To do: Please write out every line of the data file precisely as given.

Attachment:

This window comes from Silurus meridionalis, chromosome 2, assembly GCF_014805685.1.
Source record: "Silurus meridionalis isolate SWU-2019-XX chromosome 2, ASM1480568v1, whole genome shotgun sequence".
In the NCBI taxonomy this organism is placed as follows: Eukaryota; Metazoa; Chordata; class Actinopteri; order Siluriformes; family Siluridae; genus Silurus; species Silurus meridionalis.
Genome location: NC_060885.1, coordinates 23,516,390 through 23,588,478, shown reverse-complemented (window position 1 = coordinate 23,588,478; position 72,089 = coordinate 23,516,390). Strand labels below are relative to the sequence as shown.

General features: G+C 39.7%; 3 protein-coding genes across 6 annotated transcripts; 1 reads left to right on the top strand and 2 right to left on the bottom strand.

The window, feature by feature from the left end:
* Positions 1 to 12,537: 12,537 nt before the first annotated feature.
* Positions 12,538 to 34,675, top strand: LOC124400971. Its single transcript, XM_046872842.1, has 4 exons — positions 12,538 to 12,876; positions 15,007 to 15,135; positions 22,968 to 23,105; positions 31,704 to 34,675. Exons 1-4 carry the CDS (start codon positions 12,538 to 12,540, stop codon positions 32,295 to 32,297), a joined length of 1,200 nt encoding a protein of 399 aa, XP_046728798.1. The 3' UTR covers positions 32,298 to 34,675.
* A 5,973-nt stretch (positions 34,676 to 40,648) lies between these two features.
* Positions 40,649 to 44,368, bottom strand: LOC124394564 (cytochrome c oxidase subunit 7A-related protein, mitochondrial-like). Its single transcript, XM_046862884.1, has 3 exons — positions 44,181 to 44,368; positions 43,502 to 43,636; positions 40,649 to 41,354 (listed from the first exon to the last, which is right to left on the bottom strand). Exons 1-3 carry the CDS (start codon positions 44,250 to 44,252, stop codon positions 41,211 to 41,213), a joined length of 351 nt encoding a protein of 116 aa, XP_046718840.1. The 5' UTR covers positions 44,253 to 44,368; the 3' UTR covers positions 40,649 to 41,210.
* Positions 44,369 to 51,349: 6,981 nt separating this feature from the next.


This window comes from Silurus meridionalis, chromosome 2, assembly GCF_014805685.1.
Source record: "Silurus meridionalis isolate SWU-2019-XX chromosome 2, ASM1480568v1, whole genome shotgun sequence".
In the NCBI taxonomy this organism is placed as follows: Eukaryota; Metazoa; Chordata; class Actinopteri; order Siluriformes; family Siluridae; genus Silurus; species Silurus meridionalis.
Genome location: NC_060885.1, coordinates 23,516,390 through 23,588,478, shown reverse-complemented (window position 1 = coordinate 23,588,478; position 72,089 = coordinate 23,516,390). Strand labels below are relative to the sequence as shown.

General features: G+C 39.7%; 3 protein-coding genes across 6 annotated transcripts; 1 reads left to right on the top strand and 2 right to left on the bottom strand.

The window, feature by feature from the left end:
* Positions 1 to 12,537: 12,537 nt before the first annotated feature.
* Positions 12,538 to 34,675, top strand: LOC124400971. Its single transcript, XM_046872842.1, has 4 exons — positions 12,538 to 12,876; positions 15,007 to 15,135; positions 22,968 to 23,105; positions 31,704 to 34,675. Exons 1-4 carry the CDS (start codon positions 12,538 to 12,540, stop codon positions 32,295 to 32,297), a joined length of 1,200 nt encoding a protein of 399 aa, XP_046728798.1. The 3' UTR covers positions 32,298 to 34,675.
* A 5,973-nt stretch (positions 34,676 to 40,648) lies between these two features.
* Positions 40,649 to 44,368, bottom strand: LOC124394564 (cytochrome c oxidase subunit 7A-related protein, mitochondrial-like). Its single transcript, XM_046862884.1, has 3 exons — positions 44,181 to 44,368; positions 43,502 to 43,636; positions 40,649 to 41,354 (listed from the first exon to the last, which is right to left on the bottom strand). Exons 1-3 carry the CDS (start codon positions 44,250 to 44,252, stop codon positions 41,211 to 41,213), a joined length of 351 nt encoding a protein of 116 aa, XP_046718840.1. The 5' UTR covers positions 44,253 to 44,368; the 3' UTR covers positions 40,649 to 41,210.
* Positions 44,369 to 51,349: 6,981 nt separating this feature from the next.